Cat Stevens Teaser And The Firecat (1971)—4
2008 Deluxe Edition: same as 1971, plus 10 extra tracks
2021 50th Anniversary Deluxe Edition: same as 1971, plus 13 extra tracks (Super Deluxe Edition adds another 37 tracks plus Blu-ray)

Friday, November 6, 2015

Van Morrison 29: How Long… and Tell Me Something

As demonstrated on his most recent live album, and the two doubles before it, Van Morrison seemed happiest when in the midst of a rhythm and blues show band and revue. Every now and then he calls his music jazz, which is how the Verve label marketed his next two albums. Such was one of the perks of being signed to a major corporate entity with several specialty labels; another perk would be the ability to release two novelty projects to help fulfill said contract.

How Long Has This Been Going On was recorded live without an audience at Ronnie Scott’s club in London, and features mostly covers from the pre-rock era. Aside from Georgie Fame, who gets spine billing, Annie Ross shows up to sing along on “Centerpiece”, which she helped make famous once upon a time. Just to show his own ties to the music. A different arrangement of “I Will Be There” opens the set and there’s a repeat of “All Saints Day” from a few years past, but the big draw is “Heathrow Shuffle”, performed many times in the ‘70s but unreleased until here. A seven-minute rendition of “Moondance” reels in those whose knowledge of jazz is limited to that song.

Appearing halfway through the album is “Your Mind Is On Vacation”, written by Mose Allison, which was a clue to the album that appeared not too long afterwards. Tell Me Something is in some ways more satisfying, as it consists of 13 songs written by the man Pete Townshend called a “jazz sage”, and who sings two of them here. Van is only one of the billed performers, which means the balance of the tracks are sung by either Georgie Fame or Ben Sidran, best known to hippies as an early member of the Steve Miller Band, and to a few Gen Xers as the host of a VH-1 show. Those guys have certainly picked up their vocal styles from Mose, while Van only sounds like Van. Taken all together, it’s a good introduction to Mose Allison; hits collections on the Prestige and Atlantic labels are highly recommended.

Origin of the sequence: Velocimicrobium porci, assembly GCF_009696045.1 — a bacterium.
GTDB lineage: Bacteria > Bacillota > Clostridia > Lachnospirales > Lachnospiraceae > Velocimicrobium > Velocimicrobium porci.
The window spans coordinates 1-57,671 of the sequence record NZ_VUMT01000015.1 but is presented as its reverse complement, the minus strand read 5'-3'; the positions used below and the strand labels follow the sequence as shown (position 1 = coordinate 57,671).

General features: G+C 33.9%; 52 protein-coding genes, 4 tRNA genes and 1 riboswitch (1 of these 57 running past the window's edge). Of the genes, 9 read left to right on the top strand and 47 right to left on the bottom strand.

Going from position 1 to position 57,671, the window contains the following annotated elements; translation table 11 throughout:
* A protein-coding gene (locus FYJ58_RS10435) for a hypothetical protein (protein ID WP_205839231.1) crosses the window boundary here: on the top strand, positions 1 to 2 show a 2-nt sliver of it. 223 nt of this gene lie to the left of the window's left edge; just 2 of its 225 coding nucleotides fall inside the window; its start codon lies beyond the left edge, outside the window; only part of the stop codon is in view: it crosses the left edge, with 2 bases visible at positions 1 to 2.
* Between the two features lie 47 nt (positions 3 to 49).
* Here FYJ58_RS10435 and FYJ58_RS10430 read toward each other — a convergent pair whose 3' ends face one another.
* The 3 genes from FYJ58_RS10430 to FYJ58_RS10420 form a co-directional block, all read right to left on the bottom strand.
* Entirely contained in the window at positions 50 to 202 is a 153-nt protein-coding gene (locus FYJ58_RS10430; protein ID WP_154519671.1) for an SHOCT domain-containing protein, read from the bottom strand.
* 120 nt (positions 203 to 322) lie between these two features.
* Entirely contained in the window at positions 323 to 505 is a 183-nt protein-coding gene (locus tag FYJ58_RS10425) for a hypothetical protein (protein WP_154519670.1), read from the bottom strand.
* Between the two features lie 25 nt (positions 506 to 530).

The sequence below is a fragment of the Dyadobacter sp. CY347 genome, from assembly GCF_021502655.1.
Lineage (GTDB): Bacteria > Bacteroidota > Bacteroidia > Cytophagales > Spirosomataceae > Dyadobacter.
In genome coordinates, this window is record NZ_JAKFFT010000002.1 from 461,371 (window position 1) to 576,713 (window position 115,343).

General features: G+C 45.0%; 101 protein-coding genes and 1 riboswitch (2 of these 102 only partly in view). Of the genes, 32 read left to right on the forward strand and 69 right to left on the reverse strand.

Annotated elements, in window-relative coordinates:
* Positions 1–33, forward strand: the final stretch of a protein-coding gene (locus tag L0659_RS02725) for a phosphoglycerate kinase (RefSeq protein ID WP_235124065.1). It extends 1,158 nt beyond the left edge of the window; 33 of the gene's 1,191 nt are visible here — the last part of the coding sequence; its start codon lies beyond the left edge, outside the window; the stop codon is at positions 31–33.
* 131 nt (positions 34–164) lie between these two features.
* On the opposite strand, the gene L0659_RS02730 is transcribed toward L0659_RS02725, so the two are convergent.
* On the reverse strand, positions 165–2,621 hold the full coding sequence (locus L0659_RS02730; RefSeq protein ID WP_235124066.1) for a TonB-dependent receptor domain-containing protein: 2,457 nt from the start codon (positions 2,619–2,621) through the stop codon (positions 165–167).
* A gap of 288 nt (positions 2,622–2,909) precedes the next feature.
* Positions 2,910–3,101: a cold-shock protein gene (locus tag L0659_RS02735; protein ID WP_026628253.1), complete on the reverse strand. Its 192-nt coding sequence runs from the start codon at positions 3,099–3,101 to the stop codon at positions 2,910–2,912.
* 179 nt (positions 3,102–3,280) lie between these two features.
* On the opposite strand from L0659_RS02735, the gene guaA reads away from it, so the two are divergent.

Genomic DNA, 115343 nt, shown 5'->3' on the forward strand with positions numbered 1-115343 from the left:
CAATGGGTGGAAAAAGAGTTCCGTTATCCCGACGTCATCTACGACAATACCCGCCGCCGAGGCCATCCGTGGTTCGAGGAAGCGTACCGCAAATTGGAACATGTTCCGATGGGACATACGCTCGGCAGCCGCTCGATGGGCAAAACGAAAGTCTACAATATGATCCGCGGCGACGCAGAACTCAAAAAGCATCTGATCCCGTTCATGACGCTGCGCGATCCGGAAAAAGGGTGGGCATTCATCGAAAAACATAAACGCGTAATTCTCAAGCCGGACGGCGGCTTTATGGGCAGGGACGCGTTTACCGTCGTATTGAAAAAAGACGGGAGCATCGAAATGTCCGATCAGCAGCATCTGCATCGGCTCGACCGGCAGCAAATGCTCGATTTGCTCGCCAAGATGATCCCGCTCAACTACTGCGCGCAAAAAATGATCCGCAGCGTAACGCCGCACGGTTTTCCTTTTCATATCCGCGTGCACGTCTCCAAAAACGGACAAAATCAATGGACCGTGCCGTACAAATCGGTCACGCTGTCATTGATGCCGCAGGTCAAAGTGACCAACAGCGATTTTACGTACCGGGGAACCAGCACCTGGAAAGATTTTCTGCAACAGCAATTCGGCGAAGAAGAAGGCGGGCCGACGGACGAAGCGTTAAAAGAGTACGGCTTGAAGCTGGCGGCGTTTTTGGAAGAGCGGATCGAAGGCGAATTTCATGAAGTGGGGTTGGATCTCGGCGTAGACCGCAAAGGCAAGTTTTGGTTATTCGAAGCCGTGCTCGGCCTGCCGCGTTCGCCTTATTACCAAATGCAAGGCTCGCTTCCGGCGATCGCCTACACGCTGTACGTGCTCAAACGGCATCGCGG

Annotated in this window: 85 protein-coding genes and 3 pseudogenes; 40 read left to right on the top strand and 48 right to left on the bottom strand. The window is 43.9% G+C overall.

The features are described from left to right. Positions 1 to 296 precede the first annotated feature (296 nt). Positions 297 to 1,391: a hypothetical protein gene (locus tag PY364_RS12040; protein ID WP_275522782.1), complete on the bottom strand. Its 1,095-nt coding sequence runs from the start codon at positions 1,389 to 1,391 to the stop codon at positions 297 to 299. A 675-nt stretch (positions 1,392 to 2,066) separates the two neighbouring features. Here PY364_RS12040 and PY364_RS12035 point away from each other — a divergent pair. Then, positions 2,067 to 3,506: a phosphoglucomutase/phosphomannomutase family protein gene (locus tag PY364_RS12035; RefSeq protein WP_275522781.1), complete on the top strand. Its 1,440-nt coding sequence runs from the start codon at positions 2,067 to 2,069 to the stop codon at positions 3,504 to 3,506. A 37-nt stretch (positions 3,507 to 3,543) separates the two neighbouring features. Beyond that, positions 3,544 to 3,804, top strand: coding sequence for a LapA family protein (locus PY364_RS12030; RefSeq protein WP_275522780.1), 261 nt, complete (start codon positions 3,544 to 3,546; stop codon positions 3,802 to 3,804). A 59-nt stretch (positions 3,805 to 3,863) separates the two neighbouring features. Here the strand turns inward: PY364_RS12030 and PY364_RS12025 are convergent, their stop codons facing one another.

Van Morrison with Georgie Fame & Friends How Long Has This Been Going On (1995)—3
Van Morrison, Georgie Fame, Mose Allison, Ben Sidran
Tell Me Something: The Songs Of Mose Allison (1996)—3

Tuesday, November 3, 2015

Keith Richards 4: Crosseyed Heart

Decades after the mid-‘80s derailment and subsequent realigning of the Stones, both Mick and Keith have kept their solo output minimal. But on the four studio albums plus the handful of new songs stuck onto anniversary compilations, Keith’s lead vocals have generally been the standouts, and the songs that have endured. Being allowed a regular outlet likely tempered his need to record on his own, but perhaps the Stones’ reliance on older material played live to cash in on whatever anniversary they were celebrating inspired him to call Steve Jordan and reunite the X-Pensive Winos.